The recent explosion in inflation rates caused by runaway debt-funded federal spending and Fed money printing has sparked renewed interest in state legislatures in the role gold and silver play in hedging against systemic risks.
With expanding concerns about financial leverage, debt defaults, volatility, and erosion in purchasing power of the Federal Reserve Note “dollar,” Ohio, Arkansas, West Virginia, Wyoming, Louisiana, and Arizona recently joined dozens of other states in removing tax penalties on buying, selling, and holding gold and silver.
Meanwhile, several states are considering an allocation of state funds to monetary metals – a way to hedge their investments in fixed-income and other assets vulnerable to inflation.
Ohio recently followed Texas in making a 3-5% gold allocation in its public pensions, and New Hampshire, Oklahoma, Wyoming, and Idaho are examining legislation right now to empower state treasurers to hold gold and silver as reserve assets.
By way of example, the state treasurers in both Oklahoma and Idaho each have $10 billion in taxpayer funds under management – the value of which is rapidly bleeding away through negative real interest rates.
That’s because these two states – like most states – have invested almost exclusively in low-interest debt paper, e.g., U.S. Treasuries, money market funds, corporate debt, repurchase agreements, and other dollar-denominated debt.
Substantial debt-paper holdings carry both counterparty risk and low nominal yields. With inflation now running at 7% (at least), the real rate of return for taxpayers is deeply negative, perhaps greater than 5% negative.
A reserve fund with the objective of maintaining the value of principal ought to include an allocation to the money prescribed to the States in Article 1, Section 10 of the U.S. Constitution, i.e. gold and silver.
The monetary metals help preserve purchasing power over the medium to longer term and have a low correlation to other assets, providing important diversification and financial insurance.
Gold and silver are liquid, traded around the clock at full market value, and don’t suffer from negative interest rates.
The financial security precious metals provide is part of the reason central banks around the world hold them on their balance sheets (with Russia, China, Germany, France, Hungary, Serbia, and Thailand all known to have bolstered their holdings in recent months).
Idaho House Bill 522 (introduced by Rep. Ron Nate, who holds a doctorate in economics) and Oklahoma House Bill 3681 (introduced by Rep. Sean Roberts) would permit — but not require — the treasurer to hold a portion of funds in the monetary metals to hedge against the risks of inflation, financial turmoil, and debt default while potentially securing capital gains.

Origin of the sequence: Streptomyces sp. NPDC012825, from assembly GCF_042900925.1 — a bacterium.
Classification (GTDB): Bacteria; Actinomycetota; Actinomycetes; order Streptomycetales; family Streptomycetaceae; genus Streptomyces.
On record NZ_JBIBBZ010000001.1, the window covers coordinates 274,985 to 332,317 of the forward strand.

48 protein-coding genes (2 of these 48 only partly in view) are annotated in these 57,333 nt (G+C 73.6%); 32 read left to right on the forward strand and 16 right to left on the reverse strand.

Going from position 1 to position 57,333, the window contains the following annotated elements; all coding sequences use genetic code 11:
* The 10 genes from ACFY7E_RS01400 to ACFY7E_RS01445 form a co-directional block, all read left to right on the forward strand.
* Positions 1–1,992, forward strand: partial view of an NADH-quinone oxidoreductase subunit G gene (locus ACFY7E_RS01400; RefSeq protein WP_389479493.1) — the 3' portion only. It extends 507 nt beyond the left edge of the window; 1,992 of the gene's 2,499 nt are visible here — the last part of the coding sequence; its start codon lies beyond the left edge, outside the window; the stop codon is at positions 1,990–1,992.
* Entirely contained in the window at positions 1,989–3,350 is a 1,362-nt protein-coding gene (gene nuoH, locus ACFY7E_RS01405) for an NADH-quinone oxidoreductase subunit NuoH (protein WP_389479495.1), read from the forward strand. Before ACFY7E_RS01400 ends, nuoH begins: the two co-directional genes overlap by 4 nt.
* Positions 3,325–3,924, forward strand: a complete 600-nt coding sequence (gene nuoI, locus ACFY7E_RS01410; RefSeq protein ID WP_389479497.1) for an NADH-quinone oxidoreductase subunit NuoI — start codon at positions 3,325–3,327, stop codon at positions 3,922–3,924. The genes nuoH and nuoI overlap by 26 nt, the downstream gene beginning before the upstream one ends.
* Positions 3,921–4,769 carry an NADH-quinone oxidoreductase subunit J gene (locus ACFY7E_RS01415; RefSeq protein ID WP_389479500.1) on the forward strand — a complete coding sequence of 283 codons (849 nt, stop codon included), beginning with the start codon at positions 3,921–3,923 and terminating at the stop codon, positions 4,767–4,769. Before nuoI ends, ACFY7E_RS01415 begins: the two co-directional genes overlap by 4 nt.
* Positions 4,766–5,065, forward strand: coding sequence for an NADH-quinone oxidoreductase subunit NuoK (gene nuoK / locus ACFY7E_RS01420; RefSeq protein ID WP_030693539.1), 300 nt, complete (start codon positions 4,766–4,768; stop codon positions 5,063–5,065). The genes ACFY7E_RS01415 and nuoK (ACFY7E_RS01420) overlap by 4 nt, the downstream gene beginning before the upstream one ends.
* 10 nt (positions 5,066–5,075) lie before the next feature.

The treasurers’ new authority would be limited to holding gold and silver directly and without the counterparty risks inherent in virtually all other state holdings.
That’s why both the Idaho and Oklahoma bills do not empower treasurers to invest in electronic instruments, futures contracts, or other gold and silver derivatives. The authority is confined to physical gold and silver, directly owned by the state, insured, unencumbered, and stored in secure bailment.
It’s as prudent as ever to provide state treasurers with options to hedge against the accelerating inflation that’s been foisted upon savers, wage-earners, retirees, and the states themselves by short-sighted politicians and central bankers in Washington, D.C.
States are likely to pay a high price if they fail to diversify into gold and silver. Inflation is the match that threatens to set the states’ big piles of negative-yielding debt paper on fire.
About the Author:
Stefan Gleason is CEO of Money Metals Exchange, the company recently named "Best Overall Online Precious Metals Dealer" by Investopedia. A graduate of the University of Florida, Gleason is a seasoned business leader, investor, political strategist, and grassroots activist. Gleason has frequently appeared on national television networks such as CNN, FoxNews, and CNBC and in hundreds of publications such as the Wall Street Journal, TheStreet, and Seeking Alpha.